In addition to advertising, what plans do you have for graphic image support? This includes things like logo design, cards and letterhead, brochures, signage, and interior design (if customers come to your place of business). Should you have a system to identify repeat customers and then systematically contact them?
How much will you spend on the items listed above? Before startup? (These numbers will go into your startup budget). Ongoing? (These numbers will go into your operating plan budget). Explain your method of setting prices. For most small businesses, having the lowest price is not a good policy. It robs you of needed profit margin; customers may not care as much about price as you think; and large competitors can under price you anyway. Usually you will do better to have average prices and compete on quality and service. Does your pricing strategy fit with what was revealed in your competitive analysis? Compare your prices with those of the competition. Are they higher, lower, the same? Why?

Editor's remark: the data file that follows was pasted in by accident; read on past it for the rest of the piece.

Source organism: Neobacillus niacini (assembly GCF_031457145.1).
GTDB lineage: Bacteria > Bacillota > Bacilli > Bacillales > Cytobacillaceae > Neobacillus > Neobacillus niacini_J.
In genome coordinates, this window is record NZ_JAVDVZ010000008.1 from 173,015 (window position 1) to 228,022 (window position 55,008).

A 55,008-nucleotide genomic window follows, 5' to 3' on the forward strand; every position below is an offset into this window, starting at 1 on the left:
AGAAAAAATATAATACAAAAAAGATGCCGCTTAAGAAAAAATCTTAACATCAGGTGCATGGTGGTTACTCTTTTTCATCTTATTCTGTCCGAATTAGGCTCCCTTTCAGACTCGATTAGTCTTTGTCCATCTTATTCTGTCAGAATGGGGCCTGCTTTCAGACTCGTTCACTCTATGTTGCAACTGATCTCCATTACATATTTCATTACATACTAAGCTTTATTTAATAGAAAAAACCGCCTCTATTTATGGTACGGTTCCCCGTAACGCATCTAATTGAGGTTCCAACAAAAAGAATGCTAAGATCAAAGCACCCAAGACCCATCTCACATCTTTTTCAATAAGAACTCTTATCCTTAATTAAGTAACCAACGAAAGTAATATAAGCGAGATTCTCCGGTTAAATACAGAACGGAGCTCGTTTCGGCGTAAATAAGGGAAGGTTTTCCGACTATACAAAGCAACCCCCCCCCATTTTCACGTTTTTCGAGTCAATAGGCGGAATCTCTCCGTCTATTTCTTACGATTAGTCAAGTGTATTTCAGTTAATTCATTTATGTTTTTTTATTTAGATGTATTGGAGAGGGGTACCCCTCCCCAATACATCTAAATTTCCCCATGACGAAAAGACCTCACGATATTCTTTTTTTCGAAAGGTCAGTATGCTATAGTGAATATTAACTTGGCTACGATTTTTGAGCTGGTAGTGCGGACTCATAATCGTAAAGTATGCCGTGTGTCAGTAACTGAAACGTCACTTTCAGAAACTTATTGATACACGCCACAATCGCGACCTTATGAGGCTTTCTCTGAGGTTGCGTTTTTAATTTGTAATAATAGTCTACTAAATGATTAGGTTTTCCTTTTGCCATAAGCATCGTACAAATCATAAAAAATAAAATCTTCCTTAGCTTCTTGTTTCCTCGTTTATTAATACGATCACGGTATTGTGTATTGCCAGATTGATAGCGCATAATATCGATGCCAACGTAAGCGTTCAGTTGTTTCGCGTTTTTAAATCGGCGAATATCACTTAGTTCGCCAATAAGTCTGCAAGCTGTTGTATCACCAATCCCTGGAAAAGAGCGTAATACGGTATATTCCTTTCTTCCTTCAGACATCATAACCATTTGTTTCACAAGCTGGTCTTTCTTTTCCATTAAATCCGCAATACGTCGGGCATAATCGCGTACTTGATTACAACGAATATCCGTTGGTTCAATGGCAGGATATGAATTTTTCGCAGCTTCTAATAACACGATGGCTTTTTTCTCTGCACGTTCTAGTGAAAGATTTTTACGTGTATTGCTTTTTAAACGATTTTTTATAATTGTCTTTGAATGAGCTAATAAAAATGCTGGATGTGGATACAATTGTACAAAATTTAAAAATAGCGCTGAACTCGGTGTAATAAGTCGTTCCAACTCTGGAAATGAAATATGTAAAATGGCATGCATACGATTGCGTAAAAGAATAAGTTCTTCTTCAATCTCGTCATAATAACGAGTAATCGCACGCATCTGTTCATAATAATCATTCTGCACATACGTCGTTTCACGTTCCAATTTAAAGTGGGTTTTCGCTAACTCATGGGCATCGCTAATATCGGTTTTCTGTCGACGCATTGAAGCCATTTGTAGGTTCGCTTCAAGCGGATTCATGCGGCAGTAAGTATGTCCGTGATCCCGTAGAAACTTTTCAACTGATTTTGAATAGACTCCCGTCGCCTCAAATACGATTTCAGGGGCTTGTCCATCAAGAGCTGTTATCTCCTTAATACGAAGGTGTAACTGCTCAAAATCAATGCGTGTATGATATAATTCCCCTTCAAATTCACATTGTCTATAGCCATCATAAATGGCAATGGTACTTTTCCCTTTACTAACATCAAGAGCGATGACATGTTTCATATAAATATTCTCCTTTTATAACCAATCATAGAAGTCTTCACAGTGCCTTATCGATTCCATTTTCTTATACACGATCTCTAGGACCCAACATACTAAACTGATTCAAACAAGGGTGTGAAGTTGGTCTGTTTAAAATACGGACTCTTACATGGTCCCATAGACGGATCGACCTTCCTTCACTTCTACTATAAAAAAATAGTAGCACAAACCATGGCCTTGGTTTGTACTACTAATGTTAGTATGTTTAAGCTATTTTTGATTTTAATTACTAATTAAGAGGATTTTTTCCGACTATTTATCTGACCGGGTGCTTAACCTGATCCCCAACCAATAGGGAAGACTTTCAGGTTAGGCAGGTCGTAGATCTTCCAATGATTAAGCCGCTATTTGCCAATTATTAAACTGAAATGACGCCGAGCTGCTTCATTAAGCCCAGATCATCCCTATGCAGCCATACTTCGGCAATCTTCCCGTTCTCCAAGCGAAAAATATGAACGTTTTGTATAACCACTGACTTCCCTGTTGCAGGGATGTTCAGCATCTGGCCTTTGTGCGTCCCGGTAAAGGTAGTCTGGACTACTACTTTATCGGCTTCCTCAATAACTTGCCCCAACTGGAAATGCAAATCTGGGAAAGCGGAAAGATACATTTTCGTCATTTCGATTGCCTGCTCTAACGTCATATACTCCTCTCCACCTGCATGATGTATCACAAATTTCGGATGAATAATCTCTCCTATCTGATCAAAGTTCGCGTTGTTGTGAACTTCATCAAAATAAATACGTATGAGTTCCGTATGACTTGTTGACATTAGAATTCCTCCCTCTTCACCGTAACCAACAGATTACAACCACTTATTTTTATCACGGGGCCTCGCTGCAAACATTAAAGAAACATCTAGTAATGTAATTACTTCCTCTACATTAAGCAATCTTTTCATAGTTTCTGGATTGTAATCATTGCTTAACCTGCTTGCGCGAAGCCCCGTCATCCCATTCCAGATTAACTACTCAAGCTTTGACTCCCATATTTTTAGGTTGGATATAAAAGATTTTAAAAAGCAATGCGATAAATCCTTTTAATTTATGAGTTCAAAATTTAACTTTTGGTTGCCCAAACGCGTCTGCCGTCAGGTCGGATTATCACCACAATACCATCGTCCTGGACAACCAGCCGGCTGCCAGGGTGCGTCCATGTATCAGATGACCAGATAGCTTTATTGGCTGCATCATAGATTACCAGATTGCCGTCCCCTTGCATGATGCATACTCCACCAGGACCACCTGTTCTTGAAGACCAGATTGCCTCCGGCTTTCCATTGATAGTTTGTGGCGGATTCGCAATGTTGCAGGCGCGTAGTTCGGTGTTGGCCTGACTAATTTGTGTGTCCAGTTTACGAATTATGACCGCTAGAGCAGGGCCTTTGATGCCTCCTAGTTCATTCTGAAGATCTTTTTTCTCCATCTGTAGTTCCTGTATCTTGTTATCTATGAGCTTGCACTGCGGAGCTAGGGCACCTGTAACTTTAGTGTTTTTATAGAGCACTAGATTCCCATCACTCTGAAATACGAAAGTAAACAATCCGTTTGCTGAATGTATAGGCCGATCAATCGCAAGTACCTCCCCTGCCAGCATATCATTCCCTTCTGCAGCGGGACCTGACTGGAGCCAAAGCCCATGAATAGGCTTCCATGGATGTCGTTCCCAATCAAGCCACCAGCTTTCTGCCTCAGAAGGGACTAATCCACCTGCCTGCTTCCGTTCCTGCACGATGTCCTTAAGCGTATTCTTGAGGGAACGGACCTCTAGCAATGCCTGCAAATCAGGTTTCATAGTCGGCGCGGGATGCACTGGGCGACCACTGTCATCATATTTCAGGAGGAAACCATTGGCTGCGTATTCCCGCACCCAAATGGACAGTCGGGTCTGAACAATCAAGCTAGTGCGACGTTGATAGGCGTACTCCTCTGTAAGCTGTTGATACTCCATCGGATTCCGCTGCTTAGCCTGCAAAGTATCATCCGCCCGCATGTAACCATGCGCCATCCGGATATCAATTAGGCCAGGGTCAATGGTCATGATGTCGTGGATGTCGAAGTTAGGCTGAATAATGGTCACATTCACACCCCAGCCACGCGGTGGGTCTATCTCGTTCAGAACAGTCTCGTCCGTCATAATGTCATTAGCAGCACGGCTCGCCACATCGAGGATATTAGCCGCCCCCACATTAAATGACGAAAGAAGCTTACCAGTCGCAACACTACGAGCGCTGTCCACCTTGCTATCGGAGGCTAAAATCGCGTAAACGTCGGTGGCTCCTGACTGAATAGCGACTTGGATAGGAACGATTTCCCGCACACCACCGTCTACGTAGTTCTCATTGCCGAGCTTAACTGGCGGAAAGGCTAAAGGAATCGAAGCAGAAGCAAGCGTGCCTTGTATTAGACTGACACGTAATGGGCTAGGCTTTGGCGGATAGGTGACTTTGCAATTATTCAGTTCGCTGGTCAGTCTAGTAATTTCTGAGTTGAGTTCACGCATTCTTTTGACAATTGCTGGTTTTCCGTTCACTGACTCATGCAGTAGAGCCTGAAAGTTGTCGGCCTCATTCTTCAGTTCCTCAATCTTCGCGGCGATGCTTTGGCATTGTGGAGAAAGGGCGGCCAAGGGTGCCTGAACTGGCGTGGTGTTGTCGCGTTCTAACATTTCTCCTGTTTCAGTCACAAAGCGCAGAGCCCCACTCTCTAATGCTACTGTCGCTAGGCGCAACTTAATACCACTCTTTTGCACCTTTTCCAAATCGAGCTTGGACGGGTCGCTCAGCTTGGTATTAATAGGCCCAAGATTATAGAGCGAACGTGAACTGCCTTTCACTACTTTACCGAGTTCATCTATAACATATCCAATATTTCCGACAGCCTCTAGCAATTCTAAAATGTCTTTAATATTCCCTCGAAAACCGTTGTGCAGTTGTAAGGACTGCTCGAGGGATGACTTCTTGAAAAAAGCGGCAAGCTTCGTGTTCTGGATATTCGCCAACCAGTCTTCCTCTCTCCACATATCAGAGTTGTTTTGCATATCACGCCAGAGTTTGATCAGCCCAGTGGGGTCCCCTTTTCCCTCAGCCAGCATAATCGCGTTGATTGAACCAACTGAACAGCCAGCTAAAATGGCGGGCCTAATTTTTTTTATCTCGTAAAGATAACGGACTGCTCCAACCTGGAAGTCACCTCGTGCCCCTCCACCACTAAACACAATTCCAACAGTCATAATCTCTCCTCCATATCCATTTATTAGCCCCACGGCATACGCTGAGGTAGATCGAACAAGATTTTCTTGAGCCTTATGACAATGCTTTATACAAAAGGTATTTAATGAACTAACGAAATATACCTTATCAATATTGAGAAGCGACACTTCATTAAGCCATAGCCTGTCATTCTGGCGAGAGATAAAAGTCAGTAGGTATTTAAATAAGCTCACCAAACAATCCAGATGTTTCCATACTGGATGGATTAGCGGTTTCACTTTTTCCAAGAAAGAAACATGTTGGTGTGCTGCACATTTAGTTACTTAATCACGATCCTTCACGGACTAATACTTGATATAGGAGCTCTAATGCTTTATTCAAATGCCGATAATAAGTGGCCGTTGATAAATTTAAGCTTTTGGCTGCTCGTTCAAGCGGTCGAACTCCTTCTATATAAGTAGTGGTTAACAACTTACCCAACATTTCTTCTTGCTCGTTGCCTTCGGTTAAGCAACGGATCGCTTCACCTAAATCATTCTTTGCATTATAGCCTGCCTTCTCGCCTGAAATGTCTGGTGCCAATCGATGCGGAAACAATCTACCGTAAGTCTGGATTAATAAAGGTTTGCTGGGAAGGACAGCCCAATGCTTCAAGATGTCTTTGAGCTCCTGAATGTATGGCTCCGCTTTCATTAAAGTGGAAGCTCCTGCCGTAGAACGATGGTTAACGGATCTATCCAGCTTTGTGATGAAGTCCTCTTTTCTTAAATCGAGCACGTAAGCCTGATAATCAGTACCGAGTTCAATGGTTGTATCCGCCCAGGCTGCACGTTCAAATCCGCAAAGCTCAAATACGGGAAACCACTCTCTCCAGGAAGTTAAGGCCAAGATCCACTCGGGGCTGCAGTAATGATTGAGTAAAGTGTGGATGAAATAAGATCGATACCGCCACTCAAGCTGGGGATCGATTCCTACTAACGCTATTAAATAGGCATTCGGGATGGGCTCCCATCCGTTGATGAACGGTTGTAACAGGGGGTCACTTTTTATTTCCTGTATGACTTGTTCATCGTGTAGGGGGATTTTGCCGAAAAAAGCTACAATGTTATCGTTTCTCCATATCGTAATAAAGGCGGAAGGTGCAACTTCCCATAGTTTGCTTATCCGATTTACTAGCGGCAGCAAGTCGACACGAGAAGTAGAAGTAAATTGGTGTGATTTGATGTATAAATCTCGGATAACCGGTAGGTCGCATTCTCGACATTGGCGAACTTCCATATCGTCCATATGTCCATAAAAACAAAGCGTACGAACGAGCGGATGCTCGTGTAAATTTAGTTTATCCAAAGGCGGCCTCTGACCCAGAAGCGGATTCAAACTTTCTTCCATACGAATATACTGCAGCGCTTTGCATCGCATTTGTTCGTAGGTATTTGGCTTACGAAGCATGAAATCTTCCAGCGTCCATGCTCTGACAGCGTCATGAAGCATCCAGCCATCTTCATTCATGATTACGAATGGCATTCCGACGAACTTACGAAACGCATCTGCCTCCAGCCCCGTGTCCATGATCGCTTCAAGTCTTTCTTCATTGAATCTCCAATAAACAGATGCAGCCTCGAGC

How important is price as a competitive factor? Do your intended customers really make their purchase decisions mostly on price?
IV. Products and services need to be described in depth on your products or services (technical specifications, drawings, photos, sales brochures, and other bulky items belong.
What factors will give you competitive advantages or disadvantages? Examples include level of quality or unique proprietary features. What are the pricing, fee, or leasing structures of your products or services?
V. No matter how good your product and service, the venture cannot succeed without an effective marketing plan. And this begins with careful, systematic market research. It is very dangerous to assume that you already know about your intended market. You need to do market research to make sure you’re on track. Use the business planning process as your opportunity to uncover data and to question your marketing efforts. Your time will be well spent.